Monday, February 13, 2012

Hoard Much?

Some people hoard clothes, some toys and many people seem to have a collection of spatulas.

Charmaine has all three, including toys, sex toys. However we are yet to unearth those. Over the last 3 weeks I have been helping my friend Charmaine organise her house and this is no small feat as she has moved from an eight bedroom luxury mansion in Camps Bay to a three bedroom home in Hout Bay. To say she has a lot of stuff is an understatement.

So far we have unearthed 14 boxes of clothes from her tiny garage. It’s all her clothing; furs, suits from Paris, Louis Vuitton shoes, beautiful handbags. The sheer amount of clothing is astonishing and sickening all at the same time.

She has the most stunning collection of furniture that is stored haphazardly all over Cape Town at friend’s houses. Her kitchen is (which we tackled yesterday) pays homage to her time as wife of a very religious Jew. Charmaine has an appliance for your every need. For instance, you know how us mere mortals struggle to dislodge pickles from a pickle jar and just as you’ve speared it, it slides itself back into the jar, well Charmi has a handy little Tupperware contraption that takes care of this.

This is the guide to identifying and helping a hoarder.
Hoarder’s are quite aware of the hoarding abilities and aren’t generally ashamed of this. I know a few hoarders and they display their hoarding techniques quite proudly. In the fashion world it’s somewhat normal to have hundreds of pairs of shoes and cupboards dedicated to designer jeans and dresses, designer being the operative word. There isn’t much to be proud of overflowing cupboards filled with Mr Price and Pep finds.

Lesson 1: See my story on how to organise your closet.
A hoarder generally will make any excuse to keep an item, for instance, “I can’t throw away those jeans, I had my first kiss in them.” To which you must reply “Excuses are like assholes, everyone has one.” (Kidding)

This leads me to the three questions you must ask a Hoarder in order for them to make a decision to throw away the item in question.

1.      Do you wear it/ use it?

2.      Do you wear it / use it regularly?

3.      Why don’t you use it / wear it?

Charmaine has so much clothing that even if she wore a different outfit every day for 365 days in a year she still would not be able to wear all her clothes unless she changed her complete outfit three times a day.
This kind of put it in perspective for her.
Tip: If the item in question is worth something substantial suggest that it be sold or given to someone who would find much joy wearing/ using it. This will alleviate the stress from the Hoarder and will either generate some money for them or calm them by knowing that the item is with someone they know.

In the case of spatulas and other useless kitchen utensils; Hoarders will always have three or more of everything they hoard.

·        If they have three items they may keep one.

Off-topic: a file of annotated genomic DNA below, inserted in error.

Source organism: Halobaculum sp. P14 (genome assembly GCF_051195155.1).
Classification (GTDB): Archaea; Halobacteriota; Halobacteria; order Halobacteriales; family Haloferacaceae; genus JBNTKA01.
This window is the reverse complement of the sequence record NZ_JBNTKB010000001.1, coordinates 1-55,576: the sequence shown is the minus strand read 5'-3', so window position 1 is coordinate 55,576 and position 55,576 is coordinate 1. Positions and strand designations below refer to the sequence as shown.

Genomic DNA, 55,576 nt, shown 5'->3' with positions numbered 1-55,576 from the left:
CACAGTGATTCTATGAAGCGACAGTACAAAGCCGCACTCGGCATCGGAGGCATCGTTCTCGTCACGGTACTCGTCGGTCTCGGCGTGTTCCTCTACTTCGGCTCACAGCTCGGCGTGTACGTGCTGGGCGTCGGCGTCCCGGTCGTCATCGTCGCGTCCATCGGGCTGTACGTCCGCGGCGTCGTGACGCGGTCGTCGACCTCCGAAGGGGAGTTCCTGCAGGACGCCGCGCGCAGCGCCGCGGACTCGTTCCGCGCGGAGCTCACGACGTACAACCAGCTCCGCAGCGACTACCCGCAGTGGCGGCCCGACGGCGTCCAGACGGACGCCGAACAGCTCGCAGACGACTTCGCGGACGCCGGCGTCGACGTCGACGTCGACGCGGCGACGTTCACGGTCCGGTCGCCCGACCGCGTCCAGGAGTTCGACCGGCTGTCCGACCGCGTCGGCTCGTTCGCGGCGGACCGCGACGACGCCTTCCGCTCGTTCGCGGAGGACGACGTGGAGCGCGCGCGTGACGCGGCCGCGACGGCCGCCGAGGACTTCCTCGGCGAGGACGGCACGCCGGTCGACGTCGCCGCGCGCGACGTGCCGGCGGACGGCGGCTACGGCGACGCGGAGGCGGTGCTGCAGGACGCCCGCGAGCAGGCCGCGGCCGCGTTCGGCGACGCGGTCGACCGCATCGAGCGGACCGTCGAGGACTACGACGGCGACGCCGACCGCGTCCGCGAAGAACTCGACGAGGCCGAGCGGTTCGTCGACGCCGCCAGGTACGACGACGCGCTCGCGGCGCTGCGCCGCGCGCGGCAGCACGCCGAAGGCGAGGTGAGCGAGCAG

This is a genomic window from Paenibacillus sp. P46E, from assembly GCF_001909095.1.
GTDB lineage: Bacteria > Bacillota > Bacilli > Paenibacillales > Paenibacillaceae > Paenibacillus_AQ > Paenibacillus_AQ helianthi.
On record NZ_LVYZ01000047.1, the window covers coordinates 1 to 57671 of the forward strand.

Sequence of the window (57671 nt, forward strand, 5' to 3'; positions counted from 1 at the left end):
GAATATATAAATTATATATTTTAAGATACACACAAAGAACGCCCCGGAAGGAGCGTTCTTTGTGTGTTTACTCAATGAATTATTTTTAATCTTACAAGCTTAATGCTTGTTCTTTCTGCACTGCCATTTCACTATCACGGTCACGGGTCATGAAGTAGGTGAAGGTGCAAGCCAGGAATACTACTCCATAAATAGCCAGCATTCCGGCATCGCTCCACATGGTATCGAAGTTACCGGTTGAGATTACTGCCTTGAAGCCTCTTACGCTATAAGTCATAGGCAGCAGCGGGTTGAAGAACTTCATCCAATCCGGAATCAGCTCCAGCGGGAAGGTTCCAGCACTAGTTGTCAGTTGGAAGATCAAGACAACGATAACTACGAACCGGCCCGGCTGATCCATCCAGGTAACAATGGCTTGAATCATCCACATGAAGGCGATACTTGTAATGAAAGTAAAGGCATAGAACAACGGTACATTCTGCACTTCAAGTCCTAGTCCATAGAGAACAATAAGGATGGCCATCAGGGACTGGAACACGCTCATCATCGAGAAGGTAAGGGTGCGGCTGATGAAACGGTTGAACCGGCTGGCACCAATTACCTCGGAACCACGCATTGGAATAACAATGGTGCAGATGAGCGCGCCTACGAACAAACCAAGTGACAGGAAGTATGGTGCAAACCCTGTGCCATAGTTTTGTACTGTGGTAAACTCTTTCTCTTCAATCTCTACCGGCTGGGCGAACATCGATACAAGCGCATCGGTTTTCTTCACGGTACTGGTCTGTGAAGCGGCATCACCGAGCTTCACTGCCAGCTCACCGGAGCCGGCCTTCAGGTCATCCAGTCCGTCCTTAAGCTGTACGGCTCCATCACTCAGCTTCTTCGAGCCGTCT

·        If they have five they may keep two.

·        If they have more than five you are welcome to call me in for negotiations.

·        All items not used in the last six months must be sold/chucked and or given away.

·        Repeat the ‘excuses’ line as you will hear them incessantly.

Buying in bulk is dangerous to a Hoarder.
Charmaine has five children and has over the years learned to buy in bulk. Her garage is filled with crates of Mr Min, Bleach and Vinegar. In her pantry she has sixteen tins of peeled tomatoes and twenty tins of baked beans.

Three of her five children are grown ups (over the age of 29) and only two of her children live with her. The other day she said she needed a mop bucket. She went to the shop and bought three, because they were so cheap.
This mentality is fucked up to say the least. You have not saved money, you have wasted money on three mop buckets, two of which you will only get around to using in a few years once your initial mop bucket has broken.
I suggest to Charmaine that we move her pantry cupboard to a more visible area so she can see the sheer amount of what she has purchased. So that when she does her shopping she doesn’t over buy on items she already has.
Frankly I have no idea why people buy baked beans anymore. Nobody eats them except siff hairy men at braai’s who have beer breath and people that go camping.

Charmaine has many collectible items, stunning cutlery sets, crystal glasses and art deco mirrors which are worth a great deal of money. If you have items you wish to sell here’s how to go about it.

How to get rid of valuable items;

1.      Gumtree


3.      Boot sales

4.      Garage sales

Tip: Gumtree is great for selling furniture, used cars and clothing. I found a buyer who owns a second hand clothing shop in PE. He is purchasing all of Charmaine’s unwanted clothing. That takes care of 14 boxes of unwanted stuff for a big sum of money.

Like Charmaine, your hoarder friend will begin to see the changes their home and life will take when they start chucking. For Charmi, she is now able to sit in her lounge and watch TV without boxes blocking her view, her appliances and pantry is more accessible and tidy. She says she doesn’t feel as overwhelmed and depressed as before.

We still have a long way to go before her home is manageable for her and her family. Here is a link to Charmaine’s Gumtree ad for just some of the items she has on sale. If you or anyone you know is interested please email me.

Nothing is more valuable than your peace of mind. Chuck it!

NOTE: Oh dear, I just did a little wiki search on Hoarders and Charmaine is really not one of those scary, fat delusional people that sit in their houses with the walls towering with useless crap.

Nevertheless she does have a hell of a lot of stuff.

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